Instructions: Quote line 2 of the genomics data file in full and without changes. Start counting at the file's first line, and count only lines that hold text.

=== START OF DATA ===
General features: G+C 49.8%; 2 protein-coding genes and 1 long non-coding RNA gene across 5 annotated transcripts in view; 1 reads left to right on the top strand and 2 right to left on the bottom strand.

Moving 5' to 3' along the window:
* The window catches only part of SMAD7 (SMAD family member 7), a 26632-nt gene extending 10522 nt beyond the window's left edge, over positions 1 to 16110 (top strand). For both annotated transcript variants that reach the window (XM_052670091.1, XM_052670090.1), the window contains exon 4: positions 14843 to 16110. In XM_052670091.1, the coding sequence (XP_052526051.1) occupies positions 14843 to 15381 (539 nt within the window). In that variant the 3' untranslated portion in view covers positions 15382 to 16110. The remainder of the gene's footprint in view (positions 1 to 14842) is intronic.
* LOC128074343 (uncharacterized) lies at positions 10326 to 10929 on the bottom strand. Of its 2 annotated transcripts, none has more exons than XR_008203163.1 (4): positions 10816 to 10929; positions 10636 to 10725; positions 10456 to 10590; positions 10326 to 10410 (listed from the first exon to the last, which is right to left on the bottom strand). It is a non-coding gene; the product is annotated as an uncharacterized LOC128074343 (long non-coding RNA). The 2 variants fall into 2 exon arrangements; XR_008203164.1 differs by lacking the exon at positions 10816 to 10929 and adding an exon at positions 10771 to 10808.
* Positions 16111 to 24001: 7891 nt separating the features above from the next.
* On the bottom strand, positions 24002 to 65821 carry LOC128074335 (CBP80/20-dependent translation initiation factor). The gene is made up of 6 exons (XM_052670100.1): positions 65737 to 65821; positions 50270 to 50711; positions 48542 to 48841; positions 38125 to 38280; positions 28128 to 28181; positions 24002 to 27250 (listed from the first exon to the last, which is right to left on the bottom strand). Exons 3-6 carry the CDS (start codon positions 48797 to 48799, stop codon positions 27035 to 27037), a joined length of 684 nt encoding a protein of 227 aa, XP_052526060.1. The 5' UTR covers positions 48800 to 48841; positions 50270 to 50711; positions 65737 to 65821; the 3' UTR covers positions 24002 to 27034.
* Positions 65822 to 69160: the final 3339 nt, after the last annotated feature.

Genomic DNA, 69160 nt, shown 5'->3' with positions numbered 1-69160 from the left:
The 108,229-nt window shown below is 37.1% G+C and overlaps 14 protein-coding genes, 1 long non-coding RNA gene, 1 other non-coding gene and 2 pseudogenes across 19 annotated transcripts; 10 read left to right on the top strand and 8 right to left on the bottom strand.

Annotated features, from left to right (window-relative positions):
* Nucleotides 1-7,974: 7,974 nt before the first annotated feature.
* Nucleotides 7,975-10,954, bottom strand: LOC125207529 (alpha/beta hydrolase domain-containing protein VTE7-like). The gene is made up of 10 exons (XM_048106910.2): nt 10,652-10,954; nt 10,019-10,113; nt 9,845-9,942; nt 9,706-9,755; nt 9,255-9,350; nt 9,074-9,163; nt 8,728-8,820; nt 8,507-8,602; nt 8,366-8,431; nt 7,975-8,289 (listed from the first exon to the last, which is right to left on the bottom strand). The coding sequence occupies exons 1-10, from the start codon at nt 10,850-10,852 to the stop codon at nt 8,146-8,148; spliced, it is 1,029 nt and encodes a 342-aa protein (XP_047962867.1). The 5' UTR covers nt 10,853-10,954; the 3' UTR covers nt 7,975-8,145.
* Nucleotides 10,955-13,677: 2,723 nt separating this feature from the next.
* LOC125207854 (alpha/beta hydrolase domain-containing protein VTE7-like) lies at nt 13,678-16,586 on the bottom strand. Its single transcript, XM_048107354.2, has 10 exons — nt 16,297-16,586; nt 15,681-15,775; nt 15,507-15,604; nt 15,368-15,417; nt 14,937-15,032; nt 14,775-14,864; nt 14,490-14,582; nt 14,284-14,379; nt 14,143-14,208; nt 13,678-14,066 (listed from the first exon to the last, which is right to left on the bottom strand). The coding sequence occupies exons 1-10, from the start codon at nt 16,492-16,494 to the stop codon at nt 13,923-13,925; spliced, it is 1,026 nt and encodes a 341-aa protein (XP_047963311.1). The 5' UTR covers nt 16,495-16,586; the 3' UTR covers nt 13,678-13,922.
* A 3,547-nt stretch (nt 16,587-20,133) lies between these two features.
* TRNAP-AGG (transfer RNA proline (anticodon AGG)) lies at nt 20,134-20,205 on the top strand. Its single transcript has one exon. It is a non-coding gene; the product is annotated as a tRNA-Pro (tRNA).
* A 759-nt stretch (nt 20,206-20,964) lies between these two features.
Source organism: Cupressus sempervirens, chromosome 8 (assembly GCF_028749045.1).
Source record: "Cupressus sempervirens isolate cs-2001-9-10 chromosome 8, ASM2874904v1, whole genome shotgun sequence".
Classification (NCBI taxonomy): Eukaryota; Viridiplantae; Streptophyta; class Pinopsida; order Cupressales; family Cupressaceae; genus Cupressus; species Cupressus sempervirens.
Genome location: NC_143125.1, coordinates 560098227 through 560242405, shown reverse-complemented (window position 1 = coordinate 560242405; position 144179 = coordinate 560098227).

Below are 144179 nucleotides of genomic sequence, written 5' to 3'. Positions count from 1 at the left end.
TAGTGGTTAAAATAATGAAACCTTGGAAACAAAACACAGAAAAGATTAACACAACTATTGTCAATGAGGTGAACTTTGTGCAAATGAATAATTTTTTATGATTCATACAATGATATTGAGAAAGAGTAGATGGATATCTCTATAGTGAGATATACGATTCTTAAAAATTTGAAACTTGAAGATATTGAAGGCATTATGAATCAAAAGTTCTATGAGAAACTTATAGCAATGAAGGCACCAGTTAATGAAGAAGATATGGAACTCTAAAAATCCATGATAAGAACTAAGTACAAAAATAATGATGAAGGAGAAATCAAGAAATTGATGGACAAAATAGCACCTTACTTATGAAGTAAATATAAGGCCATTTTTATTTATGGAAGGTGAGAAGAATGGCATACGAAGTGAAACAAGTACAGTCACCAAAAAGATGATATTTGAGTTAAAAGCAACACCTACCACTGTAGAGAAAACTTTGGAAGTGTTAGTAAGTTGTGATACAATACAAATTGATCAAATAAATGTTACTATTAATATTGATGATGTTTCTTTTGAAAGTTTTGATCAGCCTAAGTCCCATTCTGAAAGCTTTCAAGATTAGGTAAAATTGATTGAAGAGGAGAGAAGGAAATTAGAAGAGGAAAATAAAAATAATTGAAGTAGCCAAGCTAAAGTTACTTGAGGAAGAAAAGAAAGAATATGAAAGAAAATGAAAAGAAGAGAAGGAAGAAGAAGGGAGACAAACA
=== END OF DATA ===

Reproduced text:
Moving 5' to 3' along the window: